A new type of cybercrime could be aimed at credit-card holders, but officials say proving it is next to impossible.
What has some people concerned is the addition of radio-frequency identification technology microchips to a growing number of consumer credit cards. The technology, known as RFID, is widely used in security badges and toll-pay systems.
Marketed as a time-saver, the radio chips allow users to tap or wave their cards in front of scanners to pay for gas or buy a cup of coffee without having to swipe the card or hand it to a cashier. Experts say more than 100 million RFID-enabled cards are in use in the United States.
However, security expert Walt Augustinowicz says that that convenience comes at the price of making electronic pickpocketing possible. Augustinowicz said scammers can buy portable RFID readers and a battery pack for less than $100 on the Internet and then connect them to a laptop. The reader can pick up the information being broadcast from the cards, such as account numbers and expiration dates, from several inches away.
The thieves then move through crowded locations, lifting unsuspecting victims' credit-card information out of their wallets and purses without having to lay a finger on them.
But is it happening? The U.S. Secret Service, which handles financial-access-device fraud, has no open investigations of electronic pickpocketing and does not know of any, said national spokesman Robert Novy. Federal Bureau of Investigation agents in Columbus and Cincinnati said they know of no cases in Ohio.
Augustinowicz said he thinks the thefts are taking place under the radar of law enforcement because it would be impossible to prove that's how the criminals got the numbers without catching them in the act. A video of Augustinowicz demonstrating how the theft works went viral, garnering millions of hits on a television news site.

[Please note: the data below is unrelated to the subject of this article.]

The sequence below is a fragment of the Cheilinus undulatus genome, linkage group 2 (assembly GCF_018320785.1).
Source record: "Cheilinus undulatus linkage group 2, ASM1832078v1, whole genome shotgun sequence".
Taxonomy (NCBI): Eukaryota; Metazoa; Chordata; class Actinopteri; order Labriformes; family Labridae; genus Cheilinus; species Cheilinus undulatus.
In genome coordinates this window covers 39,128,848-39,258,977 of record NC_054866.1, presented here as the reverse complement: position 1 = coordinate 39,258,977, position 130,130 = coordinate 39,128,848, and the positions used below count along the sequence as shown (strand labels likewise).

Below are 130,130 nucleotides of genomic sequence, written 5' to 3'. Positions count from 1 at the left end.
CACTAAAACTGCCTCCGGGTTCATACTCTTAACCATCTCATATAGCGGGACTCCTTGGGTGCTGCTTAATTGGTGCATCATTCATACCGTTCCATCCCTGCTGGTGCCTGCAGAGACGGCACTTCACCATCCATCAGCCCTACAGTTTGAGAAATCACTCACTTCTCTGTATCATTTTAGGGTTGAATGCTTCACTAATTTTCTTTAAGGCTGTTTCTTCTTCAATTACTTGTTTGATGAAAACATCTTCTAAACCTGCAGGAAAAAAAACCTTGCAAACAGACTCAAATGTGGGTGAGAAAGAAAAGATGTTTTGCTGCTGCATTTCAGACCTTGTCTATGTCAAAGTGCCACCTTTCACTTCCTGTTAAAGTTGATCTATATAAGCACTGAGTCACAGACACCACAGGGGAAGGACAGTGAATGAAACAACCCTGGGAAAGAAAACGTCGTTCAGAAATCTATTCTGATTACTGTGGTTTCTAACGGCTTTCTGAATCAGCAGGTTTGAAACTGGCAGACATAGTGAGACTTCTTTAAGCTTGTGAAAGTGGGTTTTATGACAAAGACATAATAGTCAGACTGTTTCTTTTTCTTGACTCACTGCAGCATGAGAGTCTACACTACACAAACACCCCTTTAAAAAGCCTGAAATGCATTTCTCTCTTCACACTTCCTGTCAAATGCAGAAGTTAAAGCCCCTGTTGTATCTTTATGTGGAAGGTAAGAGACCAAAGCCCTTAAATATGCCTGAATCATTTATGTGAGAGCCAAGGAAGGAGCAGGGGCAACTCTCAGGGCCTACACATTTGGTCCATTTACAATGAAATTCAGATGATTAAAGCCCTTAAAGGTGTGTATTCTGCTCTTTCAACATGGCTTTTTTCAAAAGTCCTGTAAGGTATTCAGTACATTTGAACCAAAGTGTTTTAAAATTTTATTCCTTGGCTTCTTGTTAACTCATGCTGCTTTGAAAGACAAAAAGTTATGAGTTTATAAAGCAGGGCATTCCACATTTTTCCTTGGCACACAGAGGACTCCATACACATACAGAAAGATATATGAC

Westerville Police detective Ted Smith called the video alarming. Smith, who specializes in fraud and counterfeit-check cases, said it is an example of criminals' abusing new technology faster than law enforcement can catch up.
Although he doesn't know of any cases where it has been proved that information was stolen by a remote card reader, Smith has had plenty of cases where the victims still have their cards but don't know how their information was stolen.
"Looking back, now I have to wonder if this is how it was done," he said. "It opens a whole new can of worms."
Not everyone is convinced. Jay Foley, executive director of the nonprofit Identity Theft Resource Center in San Diego, said there has never been any evidence that crooks are using the scanners.
He's also concerned that an outspoken critic of the technology is marketing products designed to protect consumers from electronic snooping. Augustinowicz owns a company that produces secure credit-card sleeves and shielded wallets that prevent electronic theft.
"I have a problem with anyone ringing the alarm bell with one hand while selling a product with the other," Foley said. "I don't particularly like people using identity theft to terrorize people into buying things."
He said consumers are better served by scrutinizing their bank and credit-card statements each month, keeping a tight rein on who has access to their card and checking their credit reports annually.
If people are worried, they can ask their credit-card company to give them non-RFID cards, or wrap their cards in aluminum foil, Foley said. It shields cards as well as a protective sleeve.
Credit-card companies also have questioned the ability of thieves to use data gained through electronic pickpocketing. MasterCard said in a statement that its RFID-enabled cards have additional safety features, such as randomly generated codes that accompany all wireless transactions. It also should not be possible for someone to purchase something off the Internet without either the cardholder's security code or address.
Representatives for VISA also said its cards have additional safety features to prevent this type of crime.
Both companies say their fraud-protection policies don't hold customers liable for fraudulent purchases.
But Augustinowicz said he's been able to take numbers off a card remotely and load the information onto the magnetic strip of a fake card. He then used the fake to make purchases at a store to prove his point.
He also has used lifted card numbers to buy products online and have them shipped to the address of a foreclosed home, he said.
"You can absolutely get around the safeguards," Augustinowicz said. "The risk is real."